Yes, if there is a debate going on there are obviously those who are for and against something, and yes, in the case of vaccinating children against measles and the like, those for vaccination are usually liberals and those against it are usually Republicans and conservatives – you know, the science deniers.
Stewart however, managed to find a liberal in California who appear against the idea of vaccination. When asked if she had her kids vaccinated against measles – over 100 cases diagnosed since January 2015 – she thought for a while and then answered, “kinda.” Stewart of course, had some words for this woman.
But he also had something to say about the likes of Rand Paul and Chris Christie who both appeared in separate clips touting “personal freedom” as reasons not to vaccinate children. But it was the way Stewart ended the segment that left a lasting impression… at least on me.
In breaking down the reason to vaccinate, Jon Stewart likened America to an old farm house out in the middle of nowhere, and he compared measles as zombies trying to get into the house. The only way to keep these zombies out of the house was to board up the doors and windows. Everyone in the house was responsible for boarding up their area, but there was one lady from California who read somewhere that zombies will not come in, so she left here windows and doors unprotected.
Zombies, ah, measles made their way inside, infecting or eating all the survivors, just because one idiot failed to vaccinate! Get it?
Watch the video.
Dr. Rand Paul is a Republican running for President in 2016. That said, Rand Paul is running around the country telling people that “many” children have developed “profound mental disorders” after getting vaccinations.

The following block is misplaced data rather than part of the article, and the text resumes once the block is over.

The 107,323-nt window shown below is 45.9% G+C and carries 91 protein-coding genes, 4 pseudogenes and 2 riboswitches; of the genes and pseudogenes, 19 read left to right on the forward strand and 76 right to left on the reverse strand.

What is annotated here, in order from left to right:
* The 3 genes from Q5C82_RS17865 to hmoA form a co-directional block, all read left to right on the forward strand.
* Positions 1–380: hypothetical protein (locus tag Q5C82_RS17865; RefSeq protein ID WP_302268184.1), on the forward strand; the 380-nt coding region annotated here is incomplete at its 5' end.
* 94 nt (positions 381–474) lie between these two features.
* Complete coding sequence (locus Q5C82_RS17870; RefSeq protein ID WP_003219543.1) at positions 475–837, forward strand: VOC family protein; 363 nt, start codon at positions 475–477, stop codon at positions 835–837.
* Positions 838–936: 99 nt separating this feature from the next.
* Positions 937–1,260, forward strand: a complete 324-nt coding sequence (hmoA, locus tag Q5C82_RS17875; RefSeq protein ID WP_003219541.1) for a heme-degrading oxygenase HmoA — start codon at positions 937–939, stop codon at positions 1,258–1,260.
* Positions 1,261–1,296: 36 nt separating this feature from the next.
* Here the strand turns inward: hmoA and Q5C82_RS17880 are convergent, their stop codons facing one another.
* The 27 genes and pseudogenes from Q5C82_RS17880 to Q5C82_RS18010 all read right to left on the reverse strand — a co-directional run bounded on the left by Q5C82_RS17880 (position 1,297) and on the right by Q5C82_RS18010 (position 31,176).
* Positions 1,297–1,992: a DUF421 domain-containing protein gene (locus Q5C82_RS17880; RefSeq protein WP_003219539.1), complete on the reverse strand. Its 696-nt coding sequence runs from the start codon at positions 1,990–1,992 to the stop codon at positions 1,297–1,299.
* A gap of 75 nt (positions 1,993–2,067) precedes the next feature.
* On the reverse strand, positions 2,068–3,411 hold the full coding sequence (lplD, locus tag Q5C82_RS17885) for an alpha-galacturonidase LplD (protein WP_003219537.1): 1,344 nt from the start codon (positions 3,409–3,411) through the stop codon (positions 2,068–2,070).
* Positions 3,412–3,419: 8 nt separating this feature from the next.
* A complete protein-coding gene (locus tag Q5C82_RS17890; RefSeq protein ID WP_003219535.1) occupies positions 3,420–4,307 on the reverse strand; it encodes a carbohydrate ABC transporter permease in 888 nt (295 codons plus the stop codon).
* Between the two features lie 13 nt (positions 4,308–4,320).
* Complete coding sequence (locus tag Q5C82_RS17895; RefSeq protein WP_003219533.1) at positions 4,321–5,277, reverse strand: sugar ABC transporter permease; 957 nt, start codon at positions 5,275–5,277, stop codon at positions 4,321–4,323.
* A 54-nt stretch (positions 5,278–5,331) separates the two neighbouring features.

Dr. Rand Paul is running trying to be the next president of the United States! O.M.G!
FactCheck.org looked into this claim by the doctor and has determined that Paul is one doctor who doesn’t know what the hell he’s talking about!
There is no evidence that any currently recommended vaccine causes brain damage or other mental disorders in otherwise healthy children. Severe reactions do occur but are extremely rare.
Vaccine safety has become a central topic in recent weeks as a measles outbreak that began at Disneyland in California has spread. Between Jan. 1 and Jan. 30, the Centers for Disease Control and Prevention reported that 102 people had confirmed cases of measles, a disease that the CDC declared “eliminated” from the United States in 2000 because of the highly effective vaccine. In recent years, a small but growing number of parents have avoided the measles, mumps and rubella vaccine because of fears related to debunked and fraudulent science.
Paul, a Republican from Kentucky who is considering a 2016 presidential bid and who also formerly was a practicing physician, said on CNBC that vaccines could cause serious problems in children.
Paul, Feb. 2: I have heard of many tragic cases of walking, talking, normal children who wound up with profound mental disorders after vaccines.
The senator’s office was unable to provide a single example of a vaccine causing a mental disorder; nor did his office provide any information on the specific type or types of mental disorders or vaccines that caused disorders to which Paul was referring. We contacted several experts on immunizations, however, and all of them agreed that there are no such links between common vaccines and mental disorders.